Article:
2. We then “rewrite” or modify that URL before it is actually processed and delivered to the ADFS application.

Start by opening the URL Rewrite module and click “Add Rule(s).” Select “Blank rule” and click OK.

First we need to set a match URL. The URL is in this window is really just the FQDN part of the URL, so in this example it would be I’ve simply entered .* as the match URL pattern to allow any FQDN that points to this server to be accepted. I could use DNS to reach this server via,,, or anything else and it would still match.


Next, we need a pattern to match. Expand the Conditions section and press “Add”. The condition input we’ll check is the {REQUEST_URI}, which refers to everything after the FQDN we just checked. The pattern we’ll use looks like this.



In English, the pattern means “Must start with”, “any string” (that’s the .* part), followed by the exact text “/adfs/ls/idpinitiatedsignon.aspx\?” (we have to escape the “?” with a “\”), followed by loginToRp=”, capture the next “any string” (because this one is in parentheses it means we’re capturing this data to re-use in the rewrite later), followed by the exact string “&RelayState=”, capture the next string, followed by the exact string “&”, capture the next string, and finally, “must end with”. Technically, we don’t need to capture that last string because it just contains the target=/m/default.aspx?3EGNofwx part, which we already know is identical to the RelayState parameter passed right before it. But you get the idea.

For reference, here is the URL again that matches the above pattern. The colors should line up.

In the Action section the type we’ll select is rewrite. Remember how we “captured” some parts of text in the pattern previously? Those line up to variables that we can now reuse and reference in the rewrite pattern in the format {C:[Variable Number]}. So we have {C:1} that matches the first string we captured, and {C:2} matches the second one, etc. {C:1} actually refers to the very beginning of our pattern (the first (.*)), so the text we’re interested in starts at {C:2} which is the Relying Party ID, and includes {C:3}, our RelayState link.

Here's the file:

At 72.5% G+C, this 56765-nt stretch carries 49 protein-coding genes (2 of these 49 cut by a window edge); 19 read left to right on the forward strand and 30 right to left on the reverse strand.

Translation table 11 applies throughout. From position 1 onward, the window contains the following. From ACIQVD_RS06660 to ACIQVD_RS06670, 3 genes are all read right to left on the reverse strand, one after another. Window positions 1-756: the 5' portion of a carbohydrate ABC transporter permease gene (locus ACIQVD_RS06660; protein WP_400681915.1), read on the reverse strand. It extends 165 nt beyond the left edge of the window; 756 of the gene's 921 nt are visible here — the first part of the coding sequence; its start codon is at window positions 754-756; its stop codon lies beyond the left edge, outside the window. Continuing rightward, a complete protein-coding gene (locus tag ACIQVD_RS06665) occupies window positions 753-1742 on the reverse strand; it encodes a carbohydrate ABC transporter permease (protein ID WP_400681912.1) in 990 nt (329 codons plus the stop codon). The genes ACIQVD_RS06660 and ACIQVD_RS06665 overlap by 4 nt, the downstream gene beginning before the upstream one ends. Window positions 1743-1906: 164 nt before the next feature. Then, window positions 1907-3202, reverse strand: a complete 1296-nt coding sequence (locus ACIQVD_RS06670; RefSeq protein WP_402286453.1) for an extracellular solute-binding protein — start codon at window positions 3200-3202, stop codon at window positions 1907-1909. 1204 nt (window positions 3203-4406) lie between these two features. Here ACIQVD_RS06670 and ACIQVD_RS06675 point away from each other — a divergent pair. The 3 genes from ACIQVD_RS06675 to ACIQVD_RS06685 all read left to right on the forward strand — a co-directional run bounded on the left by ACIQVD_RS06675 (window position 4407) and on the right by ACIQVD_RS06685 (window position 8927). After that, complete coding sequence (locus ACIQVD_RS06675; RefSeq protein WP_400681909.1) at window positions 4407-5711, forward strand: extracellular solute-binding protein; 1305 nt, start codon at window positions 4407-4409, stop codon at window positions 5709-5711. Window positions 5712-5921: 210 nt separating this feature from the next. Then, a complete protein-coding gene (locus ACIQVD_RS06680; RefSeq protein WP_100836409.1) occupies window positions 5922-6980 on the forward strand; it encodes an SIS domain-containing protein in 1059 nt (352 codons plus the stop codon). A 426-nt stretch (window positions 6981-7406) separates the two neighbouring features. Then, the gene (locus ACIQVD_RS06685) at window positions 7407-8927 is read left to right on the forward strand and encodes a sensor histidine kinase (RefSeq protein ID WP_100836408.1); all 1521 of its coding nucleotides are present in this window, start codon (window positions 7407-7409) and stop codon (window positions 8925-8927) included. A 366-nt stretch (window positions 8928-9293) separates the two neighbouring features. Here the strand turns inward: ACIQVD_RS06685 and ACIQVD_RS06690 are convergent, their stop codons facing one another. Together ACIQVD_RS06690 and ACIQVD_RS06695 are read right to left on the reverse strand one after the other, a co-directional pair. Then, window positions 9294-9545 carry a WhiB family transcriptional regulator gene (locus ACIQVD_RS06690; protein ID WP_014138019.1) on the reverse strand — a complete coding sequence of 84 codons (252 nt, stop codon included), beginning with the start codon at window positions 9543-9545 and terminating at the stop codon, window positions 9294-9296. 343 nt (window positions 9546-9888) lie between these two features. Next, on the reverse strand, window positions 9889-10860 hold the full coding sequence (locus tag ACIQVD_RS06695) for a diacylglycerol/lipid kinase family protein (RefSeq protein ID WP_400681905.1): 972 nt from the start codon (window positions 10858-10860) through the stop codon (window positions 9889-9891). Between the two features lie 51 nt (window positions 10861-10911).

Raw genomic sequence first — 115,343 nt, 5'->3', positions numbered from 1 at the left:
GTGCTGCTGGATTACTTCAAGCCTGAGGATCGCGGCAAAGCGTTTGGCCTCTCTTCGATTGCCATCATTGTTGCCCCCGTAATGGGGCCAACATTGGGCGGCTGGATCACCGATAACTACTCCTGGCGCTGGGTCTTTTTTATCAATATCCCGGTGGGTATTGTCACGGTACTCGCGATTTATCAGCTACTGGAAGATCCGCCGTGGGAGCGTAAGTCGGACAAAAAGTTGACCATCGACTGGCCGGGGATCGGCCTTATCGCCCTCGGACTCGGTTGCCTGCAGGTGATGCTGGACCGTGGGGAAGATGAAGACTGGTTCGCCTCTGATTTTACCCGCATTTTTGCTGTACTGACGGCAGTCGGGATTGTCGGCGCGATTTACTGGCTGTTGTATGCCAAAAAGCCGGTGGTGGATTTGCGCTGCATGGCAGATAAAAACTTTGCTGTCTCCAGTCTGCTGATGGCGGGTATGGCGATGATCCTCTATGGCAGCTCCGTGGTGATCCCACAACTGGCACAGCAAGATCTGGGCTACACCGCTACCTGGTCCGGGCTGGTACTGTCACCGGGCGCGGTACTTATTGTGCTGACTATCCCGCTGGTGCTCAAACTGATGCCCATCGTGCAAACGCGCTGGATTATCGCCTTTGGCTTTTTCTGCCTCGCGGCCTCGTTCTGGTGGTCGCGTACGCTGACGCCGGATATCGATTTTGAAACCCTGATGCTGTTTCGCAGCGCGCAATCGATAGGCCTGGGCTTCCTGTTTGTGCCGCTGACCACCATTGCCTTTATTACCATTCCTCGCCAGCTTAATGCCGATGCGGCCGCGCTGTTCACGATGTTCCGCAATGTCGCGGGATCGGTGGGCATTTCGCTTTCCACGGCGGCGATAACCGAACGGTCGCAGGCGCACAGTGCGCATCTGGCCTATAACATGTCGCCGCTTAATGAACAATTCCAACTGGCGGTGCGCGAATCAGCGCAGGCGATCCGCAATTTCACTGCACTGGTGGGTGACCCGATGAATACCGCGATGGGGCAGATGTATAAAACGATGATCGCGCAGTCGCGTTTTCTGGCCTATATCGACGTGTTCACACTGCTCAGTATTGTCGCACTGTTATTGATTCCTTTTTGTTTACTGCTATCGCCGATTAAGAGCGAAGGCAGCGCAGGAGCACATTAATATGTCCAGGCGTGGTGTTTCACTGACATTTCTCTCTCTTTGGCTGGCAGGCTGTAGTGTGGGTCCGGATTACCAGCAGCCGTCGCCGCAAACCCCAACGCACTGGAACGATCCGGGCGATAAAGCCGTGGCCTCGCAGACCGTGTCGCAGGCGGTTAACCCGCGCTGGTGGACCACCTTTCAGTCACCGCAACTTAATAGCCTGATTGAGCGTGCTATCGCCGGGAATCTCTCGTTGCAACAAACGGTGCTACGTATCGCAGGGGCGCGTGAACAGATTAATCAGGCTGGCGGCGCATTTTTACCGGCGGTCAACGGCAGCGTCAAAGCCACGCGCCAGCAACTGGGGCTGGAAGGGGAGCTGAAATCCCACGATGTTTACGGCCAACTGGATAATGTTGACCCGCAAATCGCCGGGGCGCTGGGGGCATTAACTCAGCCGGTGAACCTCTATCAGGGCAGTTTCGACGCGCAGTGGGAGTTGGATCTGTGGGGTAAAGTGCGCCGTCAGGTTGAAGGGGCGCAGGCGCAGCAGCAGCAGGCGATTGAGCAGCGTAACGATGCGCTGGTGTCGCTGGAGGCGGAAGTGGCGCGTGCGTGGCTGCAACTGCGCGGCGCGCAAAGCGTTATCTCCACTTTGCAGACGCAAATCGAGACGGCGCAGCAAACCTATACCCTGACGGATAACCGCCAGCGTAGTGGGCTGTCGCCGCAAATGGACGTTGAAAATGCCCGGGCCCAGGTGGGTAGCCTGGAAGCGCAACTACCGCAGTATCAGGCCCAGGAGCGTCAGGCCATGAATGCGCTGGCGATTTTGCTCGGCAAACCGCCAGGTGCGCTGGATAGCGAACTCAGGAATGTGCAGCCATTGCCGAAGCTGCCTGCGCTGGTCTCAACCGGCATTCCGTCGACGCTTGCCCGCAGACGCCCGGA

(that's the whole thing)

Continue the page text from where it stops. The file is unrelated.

Just to refresh, the end-state we need to get to is this, and we have to URL encode everything after the first RelayState=:[Relying Party ID]&RelayState=[Relay State]  

The URL Rewrite module actually includes a function to URL Encode a section of text so the rewrite to use will look like this:



After that, simply select “Stop processing of subsequent rules” and uncheck the box “Append query string.” The end result is that the original link returned by Jobvite that ADFS doesn’t recognize… 

… will be transformed into this URL before it hits ADFS. The user experience is now that a deep link works as expected. A user that is not logged in to Jobvite can click a URL from an email, be seamlessly authenticated via ADFS, and end up on the URL they clicked on.

To recap – the process goes:

1. User clicks link in email:

2. Jobvite redirects user to this link:

3. URL Rewrite module matches the redirect link pattern and modifies the link to the following before delivering to ADFS:

You can create as many rewrite rules as necessary in case different service providers each send unique formats with the RelayState parameter.


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Hi there. My name is Tom Pacyk and this is my small home on the web. I love the intersection of design, technology, and communication, which is a combination that led me to a career in sales and marketing roles at places like Zoom and ServiceNow. They're a bit old now, but I also had the opportunity to publish a couple of books along the way.

Portland, Oregon is home for me, my wife Beth, and our three kids, but I'm actually a Midwestern transplant—I grew up in the Chicago suburbs and went to school at Purdue and Illinois. When I find some free time I'm probably going to concerts, rooting for the Portland Timbers, or working on my Sunshine Burn Photography project.